This teenager cycled from Alaska to Argentina
He’d longed to go on a “crazy adventure” for years, and as Liam Garner’s high school graduation day grew closer, the teenager was more determined than ever to make his escape.
An experienced cyclist, Garner, who is from Long Beach, California, had previously ridden from Los Angeles to San Francisco, and realized that he could pedal across the continent without much difficulty if he chose to.
After reading a book by adventurer Jedidiah Jenkins, who biked from Oregon to Argentina, Garner decided that he would cycle from Prudhoe Bay, Alaska, the northernmost point in the United States accessible by road, to Ushuaia, Argentina, the southernmost point of South America.
And while many of his school friends were preparing for college, Garner began preparing for the adventure of his life.
Garner was 17 when he set off on a KHS Zaca mountain bike with just a tent, a sleeping bag, around a day’s worth of food and water, some portable batteries, a medical kit, and extra parts for his bike.
He began his journey across the Pan-American Highway, a network of roads extending across the Americas, on August 1, 2021.
The teenager, who had already amassed a significant number of followers from his TikTok video series following his trip to San Francisco, decided to document the journey, which saw him cycle through 14 countries, including Mexico, Guatemala, Nicaragua, Colombia, Peru, Chile and Argentina.
Garner admits that his parents, who are separated, weren’t particularly thrilled about the prospect of their teenage son riding all the way to South America alone.
He says his mother refused to believe him at first and went through “probably eight months of terror” while he didn’t actually tell his father until after he’d set off, as he was so sure he’d be against it.
Garner left California with very little money, and says he’s been surviving on a budget of around $430 a month.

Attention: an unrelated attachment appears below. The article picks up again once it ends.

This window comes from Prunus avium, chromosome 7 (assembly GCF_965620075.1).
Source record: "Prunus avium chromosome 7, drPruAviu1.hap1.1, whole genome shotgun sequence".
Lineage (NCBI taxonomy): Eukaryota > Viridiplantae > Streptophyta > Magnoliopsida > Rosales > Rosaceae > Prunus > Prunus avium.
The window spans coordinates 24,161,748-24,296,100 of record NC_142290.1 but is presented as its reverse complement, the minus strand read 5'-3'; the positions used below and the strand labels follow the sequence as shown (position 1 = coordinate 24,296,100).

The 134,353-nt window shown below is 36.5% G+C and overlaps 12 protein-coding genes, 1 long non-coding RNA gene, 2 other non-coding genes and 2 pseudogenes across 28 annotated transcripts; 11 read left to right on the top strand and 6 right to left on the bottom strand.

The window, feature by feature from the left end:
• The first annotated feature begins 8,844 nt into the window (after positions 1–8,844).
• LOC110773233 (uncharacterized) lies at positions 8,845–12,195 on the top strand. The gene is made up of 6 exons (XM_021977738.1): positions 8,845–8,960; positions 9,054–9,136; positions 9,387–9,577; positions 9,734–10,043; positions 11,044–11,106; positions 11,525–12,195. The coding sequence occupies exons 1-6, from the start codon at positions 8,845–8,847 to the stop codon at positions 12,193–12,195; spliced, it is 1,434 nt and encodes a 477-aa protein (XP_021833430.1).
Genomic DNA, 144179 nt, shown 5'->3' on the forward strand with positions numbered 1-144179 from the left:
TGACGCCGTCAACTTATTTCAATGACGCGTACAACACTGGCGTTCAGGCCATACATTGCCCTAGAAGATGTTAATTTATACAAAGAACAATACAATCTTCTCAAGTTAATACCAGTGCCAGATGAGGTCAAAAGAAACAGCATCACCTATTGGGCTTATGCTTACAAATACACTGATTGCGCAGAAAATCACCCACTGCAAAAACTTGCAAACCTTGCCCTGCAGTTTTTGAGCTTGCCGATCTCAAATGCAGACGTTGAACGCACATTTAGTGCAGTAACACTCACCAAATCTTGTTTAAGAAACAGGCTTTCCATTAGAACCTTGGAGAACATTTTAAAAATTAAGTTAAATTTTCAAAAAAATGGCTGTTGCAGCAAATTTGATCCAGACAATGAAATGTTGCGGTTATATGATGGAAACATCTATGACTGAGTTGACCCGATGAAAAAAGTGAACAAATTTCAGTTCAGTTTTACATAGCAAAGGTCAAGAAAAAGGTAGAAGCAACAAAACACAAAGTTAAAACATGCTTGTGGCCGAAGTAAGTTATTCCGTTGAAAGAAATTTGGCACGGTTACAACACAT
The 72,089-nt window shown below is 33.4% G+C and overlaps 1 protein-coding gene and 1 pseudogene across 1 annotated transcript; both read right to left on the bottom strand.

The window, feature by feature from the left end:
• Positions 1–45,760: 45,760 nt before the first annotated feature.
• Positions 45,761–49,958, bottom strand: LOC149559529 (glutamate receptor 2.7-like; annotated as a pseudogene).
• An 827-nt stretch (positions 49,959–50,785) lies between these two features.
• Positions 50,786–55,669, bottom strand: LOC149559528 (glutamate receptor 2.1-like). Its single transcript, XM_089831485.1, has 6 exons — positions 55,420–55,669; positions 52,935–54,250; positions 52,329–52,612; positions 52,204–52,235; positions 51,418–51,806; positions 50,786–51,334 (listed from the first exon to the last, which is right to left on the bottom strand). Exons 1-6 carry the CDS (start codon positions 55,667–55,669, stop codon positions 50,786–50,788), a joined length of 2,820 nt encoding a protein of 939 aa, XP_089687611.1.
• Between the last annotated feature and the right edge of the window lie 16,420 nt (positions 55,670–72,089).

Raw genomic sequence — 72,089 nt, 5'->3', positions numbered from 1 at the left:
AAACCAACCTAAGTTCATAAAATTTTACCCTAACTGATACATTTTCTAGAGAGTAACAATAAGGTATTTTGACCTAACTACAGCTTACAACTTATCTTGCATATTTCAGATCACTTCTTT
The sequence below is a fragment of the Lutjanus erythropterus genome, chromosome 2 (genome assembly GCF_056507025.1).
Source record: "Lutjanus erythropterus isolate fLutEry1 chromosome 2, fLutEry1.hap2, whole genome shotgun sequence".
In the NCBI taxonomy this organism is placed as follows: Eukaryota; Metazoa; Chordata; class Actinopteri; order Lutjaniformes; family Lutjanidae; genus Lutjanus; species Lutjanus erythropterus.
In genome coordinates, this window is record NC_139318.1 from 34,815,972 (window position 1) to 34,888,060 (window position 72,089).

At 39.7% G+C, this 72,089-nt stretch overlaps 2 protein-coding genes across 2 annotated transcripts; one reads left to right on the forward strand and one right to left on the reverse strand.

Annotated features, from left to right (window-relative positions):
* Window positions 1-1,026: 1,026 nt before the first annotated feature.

He notes that he’s heard people commenting that he’s only able to do what he’s doing “because he’s a straight white, rich guy,” and is keen to point out that this simply isn’t the case.
He says he was robbed at least five times and had to spend a month in hospital after coming off his bike in Colombia and landing on his head.
“The idea that you might get hurt, and something really awful might happen is in your mind traveling so much,” he says, before explaining that he received around 40 stitches and had to have plastic surgery to repair his ear and stitch it back together.
“But it wasn’t really a reality until I got hurt in Colombia. I was blacked out for about 15 minutes and it took me a few hours to even be able to speak again.”
Garner decided to write a will after the incident, and says that having to stay still for weeks took a huge toll on him.
He admits that he briefly considered giving up during a particularly difficult time after he was robbed in the south of Mexico and struggled with extreme heat.
For about two and a half weeks, he and his partner Logan had no connection to the outside world.
According to Garner, the pair were only able to bike for a few minutes before having to pull over due to the heat and discussed potentially taking the bus home once they reached Central America.
Thankfully, the weather was much cooler once they reached Guatemala a week or so later, and they decided to persevere.
During the last month of his journey, Garner thought of little else than his “wheel crossing the last inch of pavement” and sometimes got so emotional that he’d “start crying on the bike for no reason, even though it hadn’t happened yet.”
He finally arrived in Ushuaia on January 10, after cycling 32,000 kilometers over the course of 527 days.
However, Garner, now 19, says that the moment he had spent so much time imagining felt somewhat anticlimactic.
Feeling slightly dejected, he decided to head to a national park for a few days and spend some time reflecting on his time on the road.
Garner was soon joined by his partner Chloe, who he first met during his trip to San Francisco, and had stayed in touch with.
He says the pair were just friends at first, but their friendship blossomed into something more while Garner was on the road.
The couple are now backpacking their way back to California, taking pretty much the same route that Garner took on his way over – he’s shipped his bike to a friend in Chile, who is sending it on to Long Beach for him.
Once he returns home, Garner plans to write a book about his trip in the hopes of inspiring other young people to take on a journey such as this.
He says he regularly receives messages from people who’ve seen his story on Instagram or TikTok and have felt compelled to do something similar.
While he’s very much looking forward to catching up with his family and friends, some of whom have been busy studying while he’s been away, Garner has absolutely no regrets about taking a different path.